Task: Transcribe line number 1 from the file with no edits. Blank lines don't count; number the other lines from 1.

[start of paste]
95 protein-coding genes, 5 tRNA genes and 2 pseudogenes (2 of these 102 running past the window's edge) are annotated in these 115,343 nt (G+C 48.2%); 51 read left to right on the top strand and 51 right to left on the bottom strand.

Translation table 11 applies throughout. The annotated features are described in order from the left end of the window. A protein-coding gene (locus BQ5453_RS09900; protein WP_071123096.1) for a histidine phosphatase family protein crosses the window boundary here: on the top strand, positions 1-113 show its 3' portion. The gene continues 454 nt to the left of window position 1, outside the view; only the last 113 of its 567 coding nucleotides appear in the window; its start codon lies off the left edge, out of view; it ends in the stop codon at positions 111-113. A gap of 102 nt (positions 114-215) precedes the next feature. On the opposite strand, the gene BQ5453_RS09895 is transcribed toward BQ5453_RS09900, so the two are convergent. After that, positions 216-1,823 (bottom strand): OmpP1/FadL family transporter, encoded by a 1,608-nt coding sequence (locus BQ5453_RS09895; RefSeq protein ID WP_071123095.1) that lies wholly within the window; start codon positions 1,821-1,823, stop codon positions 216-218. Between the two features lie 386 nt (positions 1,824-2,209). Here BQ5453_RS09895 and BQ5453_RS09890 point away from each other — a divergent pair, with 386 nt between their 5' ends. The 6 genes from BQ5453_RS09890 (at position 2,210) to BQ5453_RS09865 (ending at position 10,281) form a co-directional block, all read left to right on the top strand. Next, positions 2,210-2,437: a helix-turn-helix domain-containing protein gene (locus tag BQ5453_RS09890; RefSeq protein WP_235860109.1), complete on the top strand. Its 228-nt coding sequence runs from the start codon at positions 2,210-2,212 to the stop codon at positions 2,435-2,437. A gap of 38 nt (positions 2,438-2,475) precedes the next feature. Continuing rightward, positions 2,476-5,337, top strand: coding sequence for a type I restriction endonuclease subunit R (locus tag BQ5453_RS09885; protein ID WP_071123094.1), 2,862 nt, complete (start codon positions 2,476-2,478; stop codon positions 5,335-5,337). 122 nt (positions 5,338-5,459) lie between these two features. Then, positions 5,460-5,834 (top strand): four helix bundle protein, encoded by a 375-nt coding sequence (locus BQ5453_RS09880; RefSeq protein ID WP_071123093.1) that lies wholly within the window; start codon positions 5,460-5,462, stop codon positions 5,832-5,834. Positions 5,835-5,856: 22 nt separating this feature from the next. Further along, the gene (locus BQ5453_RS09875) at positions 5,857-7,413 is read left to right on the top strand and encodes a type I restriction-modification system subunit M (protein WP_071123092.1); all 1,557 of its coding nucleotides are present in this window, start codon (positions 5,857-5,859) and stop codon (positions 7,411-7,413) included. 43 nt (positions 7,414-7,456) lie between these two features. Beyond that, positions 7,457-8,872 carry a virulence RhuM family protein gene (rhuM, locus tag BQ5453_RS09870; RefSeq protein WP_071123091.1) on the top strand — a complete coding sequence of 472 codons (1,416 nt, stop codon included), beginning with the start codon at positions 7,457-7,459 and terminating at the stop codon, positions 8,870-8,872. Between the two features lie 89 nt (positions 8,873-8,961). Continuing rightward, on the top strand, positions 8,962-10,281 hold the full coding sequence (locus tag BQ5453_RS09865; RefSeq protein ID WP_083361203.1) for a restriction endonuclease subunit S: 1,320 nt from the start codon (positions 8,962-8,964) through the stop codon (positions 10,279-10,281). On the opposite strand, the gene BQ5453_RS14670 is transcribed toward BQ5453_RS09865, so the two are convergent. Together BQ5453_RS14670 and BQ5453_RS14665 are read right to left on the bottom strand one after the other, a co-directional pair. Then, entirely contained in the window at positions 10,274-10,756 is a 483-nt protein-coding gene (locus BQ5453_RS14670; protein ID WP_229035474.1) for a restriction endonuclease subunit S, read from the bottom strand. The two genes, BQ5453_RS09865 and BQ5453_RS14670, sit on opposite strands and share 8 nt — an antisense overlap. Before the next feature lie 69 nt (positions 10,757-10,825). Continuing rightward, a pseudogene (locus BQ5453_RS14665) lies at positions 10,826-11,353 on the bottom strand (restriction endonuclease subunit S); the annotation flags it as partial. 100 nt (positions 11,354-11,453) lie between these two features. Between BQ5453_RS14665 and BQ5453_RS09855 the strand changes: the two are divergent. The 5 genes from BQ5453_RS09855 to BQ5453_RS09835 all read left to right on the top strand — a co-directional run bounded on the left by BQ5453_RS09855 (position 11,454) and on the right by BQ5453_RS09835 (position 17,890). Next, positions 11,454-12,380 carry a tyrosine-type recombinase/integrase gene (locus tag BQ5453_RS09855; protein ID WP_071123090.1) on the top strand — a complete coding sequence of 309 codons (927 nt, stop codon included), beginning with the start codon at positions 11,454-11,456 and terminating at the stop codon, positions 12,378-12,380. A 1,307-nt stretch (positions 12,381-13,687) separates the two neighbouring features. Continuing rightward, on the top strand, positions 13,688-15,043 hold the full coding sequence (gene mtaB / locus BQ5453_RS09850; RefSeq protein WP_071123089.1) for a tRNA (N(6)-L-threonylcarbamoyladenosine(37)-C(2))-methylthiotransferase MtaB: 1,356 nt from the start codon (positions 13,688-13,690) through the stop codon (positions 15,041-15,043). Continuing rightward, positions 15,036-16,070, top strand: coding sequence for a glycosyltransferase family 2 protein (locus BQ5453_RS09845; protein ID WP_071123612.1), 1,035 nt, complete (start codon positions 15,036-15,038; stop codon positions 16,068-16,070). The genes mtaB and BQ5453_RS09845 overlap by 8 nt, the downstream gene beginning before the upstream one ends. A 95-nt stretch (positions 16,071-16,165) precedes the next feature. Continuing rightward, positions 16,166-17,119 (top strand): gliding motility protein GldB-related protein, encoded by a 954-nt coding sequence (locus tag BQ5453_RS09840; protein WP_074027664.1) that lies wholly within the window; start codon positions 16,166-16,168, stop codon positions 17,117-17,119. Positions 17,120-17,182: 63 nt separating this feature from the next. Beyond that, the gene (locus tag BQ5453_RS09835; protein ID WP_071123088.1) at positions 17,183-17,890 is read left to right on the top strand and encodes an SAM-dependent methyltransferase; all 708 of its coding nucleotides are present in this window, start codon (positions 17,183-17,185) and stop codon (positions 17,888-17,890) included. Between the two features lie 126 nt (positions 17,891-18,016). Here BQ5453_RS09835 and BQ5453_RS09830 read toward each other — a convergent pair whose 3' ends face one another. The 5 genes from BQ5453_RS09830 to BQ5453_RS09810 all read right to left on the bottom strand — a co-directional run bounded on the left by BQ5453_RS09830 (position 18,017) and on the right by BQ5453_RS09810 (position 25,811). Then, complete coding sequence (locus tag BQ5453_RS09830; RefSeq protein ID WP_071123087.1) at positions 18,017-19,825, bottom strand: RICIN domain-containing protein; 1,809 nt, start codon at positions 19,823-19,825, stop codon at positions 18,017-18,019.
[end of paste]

95 protein-coding genes, 5 tRNA genes and 2 pseudogenes (2 of these 102 running past the window's edge) are annotated in these 115,343 nt (G+C 48.2%); 51 read left to right on the top strand and 51 right to left on the bottom strand.